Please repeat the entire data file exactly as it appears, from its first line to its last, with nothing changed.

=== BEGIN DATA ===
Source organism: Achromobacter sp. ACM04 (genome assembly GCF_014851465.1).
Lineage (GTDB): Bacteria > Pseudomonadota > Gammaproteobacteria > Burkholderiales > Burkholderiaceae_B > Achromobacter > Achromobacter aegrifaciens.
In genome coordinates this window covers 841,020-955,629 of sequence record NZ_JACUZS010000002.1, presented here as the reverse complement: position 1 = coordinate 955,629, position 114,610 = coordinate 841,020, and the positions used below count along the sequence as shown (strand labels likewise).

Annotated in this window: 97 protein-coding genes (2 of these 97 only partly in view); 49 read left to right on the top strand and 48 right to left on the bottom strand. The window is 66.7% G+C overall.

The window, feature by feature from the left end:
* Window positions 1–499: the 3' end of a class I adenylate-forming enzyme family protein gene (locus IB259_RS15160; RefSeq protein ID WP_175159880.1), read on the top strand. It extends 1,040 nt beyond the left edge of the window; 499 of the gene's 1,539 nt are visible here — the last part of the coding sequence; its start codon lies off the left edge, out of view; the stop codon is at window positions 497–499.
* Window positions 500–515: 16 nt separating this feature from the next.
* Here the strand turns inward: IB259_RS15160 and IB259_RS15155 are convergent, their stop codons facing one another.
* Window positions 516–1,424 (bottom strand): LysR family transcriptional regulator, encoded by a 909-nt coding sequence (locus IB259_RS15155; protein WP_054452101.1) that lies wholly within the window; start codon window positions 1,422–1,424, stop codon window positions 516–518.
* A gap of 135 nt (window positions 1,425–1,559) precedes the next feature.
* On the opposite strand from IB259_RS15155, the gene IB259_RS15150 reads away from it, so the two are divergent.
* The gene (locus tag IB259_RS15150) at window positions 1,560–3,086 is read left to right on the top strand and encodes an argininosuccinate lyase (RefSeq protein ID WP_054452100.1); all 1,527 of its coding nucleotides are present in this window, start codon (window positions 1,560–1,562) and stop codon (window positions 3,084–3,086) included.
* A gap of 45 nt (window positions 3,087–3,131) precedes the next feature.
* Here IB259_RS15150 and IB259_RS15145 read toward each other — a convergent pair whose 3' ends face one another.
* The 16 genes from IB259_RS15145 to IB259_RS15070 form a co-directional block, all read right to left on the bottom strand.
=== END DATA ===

Source organism: Achromobacter sp. ACM04 (genome assembly GCF_014851465.1).
Lineage (GTDB): Bacteria > Pseudomonadota > Gammaproteobacteria > Burkholderiales > Burkholderiaceae_B > Achromobacter > Achromobacter aegrifaciens.
In genome coordinates this window covers 841,020-955,629 of sequence record NZ_JACUZS010000002.1, presented here as the reverse complement: position 1 = coordinate 955,629, position 114,610 = coordinate 841,020, and the positions used below count along the sequence as shown (strand labels likewise).

Annotated in this window: 97 protein-coding genes (2 of these 97 only partly in view); 49 read left to right on the top strand and 48 right to left on the bottom strand. The window is 66.7% G+C overall.

The window, feature by feature from the left end:
* Window positions 1–499: the 3' end of a class I adenylate-forming enzyme family protein gene (locus IB259_RS15160; RefSeq protein ID WP_175159880.1), read on the top strand. It extends 1,040 nt beyond the left edge of the window; 499 of the gene's 1,539 nt are visible here — the last part of the coding sequence; its start codon lies off the left edge, out of view; the stop codon is at window positions 497–499.
* Window positions 500–515: 16 nt separating this feature from the next.
* Here the strand turns inward: IB259_RS15160 and IB259_RS15155 are convergent, their stop codons facing one another.
* Window positions 516–1,424 (bottom strand): LysR family transcriptional regulator, encoded by a 909-nt coding sequence (locus IB259_RS15155; protein WP_054452101.1) that lies wholly within the window; start codon window positions 1,422–1,424, stop codon window positions 516–518.
* A gap of 135 nt (window positions 1,425–1,559) precedes the next feature.
* On the opposite strand from IB259_RS15155, the gene IB259_RS15150 reads away from it, so the two are divergent.
* The gene (locus tag IB259_RS15150) at window positions 1,560–3,086 is read left to right on the top strand and encodes an argininosuccinate lyase (RefSeq protein ID WP_054452100.1); all 1,527 of its coding nucleotides are present in this window, start codon (window positions 1,560–1,562) and stop codon (window positions 3,084–3,086) included.
* A gap of 45 nt (window positions 3,087–3,131) precedes the next feature.
* Here IB259_RS15150 and IB259_RS15145 read toward each other — a convergent pair whose 3' ends face one another.
* The 16 genes from IB259_RS15145 to IB259_RS15070 form a co-directional block, all read right to left on the bottom strand.